If banks do not produce lean, smart, remote, around the clock branches somebody else will – whether it be community-based or even independent ATM deployers – the principle of white labels is absolutely part of this new future. If this model is adopted, then in future it is also possible that we will see branch sharing.
In the UK there are already Business Banking Hubs set-up, a shared space providing business and corporate customers more flexibility to manage their day-to-day finances. In shared branches the user experience can “follow the customer”. Sharing the space with a third party commercial or community enterprise should lead to an upswell in community hunger for this.
AI continues to thrive
Artificial intelligence will continue to be a key business investment as financial institutions seek out amplifications of the technology. In 2021, expect the continuing slow adoption of AI to do repeatable and predictable processes. Already AI is deployed to provide cash predictions to forecast when and where cash is needed. Predictive tools are time and cost-effective, they can also be used for preemptive equipment maintenance. This facilitates the scheduling of engineering calls before a failure, improving availability, and reducing costs. We may also begin to see AI being used to monitor the mood of customers using facial recognition. This could allow banks to determine how to address the customer, what services they should promote, and when.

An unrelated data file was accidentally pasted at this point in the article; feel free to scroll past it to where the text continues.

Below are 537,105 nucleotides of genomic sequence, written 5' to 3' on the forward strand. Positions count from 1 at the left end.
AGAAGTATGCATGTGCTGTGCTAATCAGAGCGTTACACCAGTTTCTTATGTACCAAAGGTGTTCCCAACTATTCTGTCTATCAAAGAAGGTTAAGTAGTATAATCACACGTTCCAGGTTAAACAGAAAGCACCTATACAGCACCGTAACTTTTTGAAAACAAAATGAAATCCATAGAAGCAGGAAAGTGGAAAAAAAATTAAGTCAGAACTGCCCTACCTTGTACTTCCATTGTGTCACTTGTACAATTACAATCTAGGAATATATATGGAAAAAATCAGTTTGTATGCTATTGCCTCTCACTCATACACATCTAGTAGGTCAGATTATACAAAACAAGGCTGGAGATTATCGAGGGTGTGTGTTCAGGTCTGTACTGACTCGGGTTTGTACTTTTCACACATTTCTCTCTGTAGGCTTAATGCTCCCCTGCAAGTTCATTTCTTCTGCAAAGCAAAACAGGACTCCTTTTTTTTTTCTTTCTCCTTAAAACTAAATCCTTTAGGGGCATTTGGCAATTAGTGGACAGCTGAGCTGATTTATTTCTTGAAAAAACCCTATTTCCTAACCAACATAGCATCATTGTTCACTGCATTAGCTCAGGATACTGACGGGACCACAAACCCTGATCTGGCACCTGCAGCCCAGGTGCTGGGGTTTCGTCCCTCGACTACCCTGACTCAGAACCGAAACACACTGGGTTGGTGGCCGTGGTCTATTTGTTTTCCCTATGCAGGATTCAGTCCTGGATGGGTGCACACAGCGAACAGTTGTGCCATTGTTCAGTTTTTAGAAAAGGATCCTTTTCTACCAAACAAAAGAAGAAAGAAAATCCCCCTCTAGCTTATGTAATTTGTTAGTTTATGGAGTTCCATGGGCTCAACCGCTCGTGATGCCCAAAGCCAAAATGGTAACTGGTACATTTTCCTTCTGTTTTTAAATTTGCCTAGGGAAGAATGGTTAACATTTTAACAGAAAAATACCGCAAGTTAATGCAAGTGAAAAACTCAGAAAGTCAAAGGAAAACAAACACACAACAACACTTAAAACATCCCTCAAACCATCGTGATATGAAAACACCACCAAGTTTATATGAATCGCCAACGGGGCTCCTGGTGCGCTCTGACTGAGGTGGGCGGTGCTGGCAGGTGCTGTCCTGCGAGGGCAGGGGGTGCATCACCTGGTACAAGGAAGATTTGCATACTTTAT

What next for tele-banking?
As has always been the case, the customer journey cannot be neglected. Banks need to have a good channel mix; a digital platform is not enough as they are susceptible to IT disruptions and failures. Tele-banking has always proven to be an important lifeline and back-up. Without it, customers could become disenfranchised.
Over the years, the banking experience has changed through the adoption of technologies designed to reduce costs and increase efficiencies. In fact, the unintended consequence has been that they have become more and more impersonal. Over 50 years ago, ATMs took us outside the branch. Tele-banking provided customers with remote interaction. Most recently, internet and then mobile banking mean that some demographics never engage in person with their bank and the distance between the supplier and customer even during engagement can literally be thousands of miles. This lack of human touch has reduced customer loyalty.
On the topic of channels, like many others, a first in and first out policy is seldom the right one. Banks need to evaluate each channel and see its value to customers and provide choice. Older channels, such as tele-banking, should not be the first to disappear, and in fact it could see a revival alongside video-banking in the new 24-hour branch model.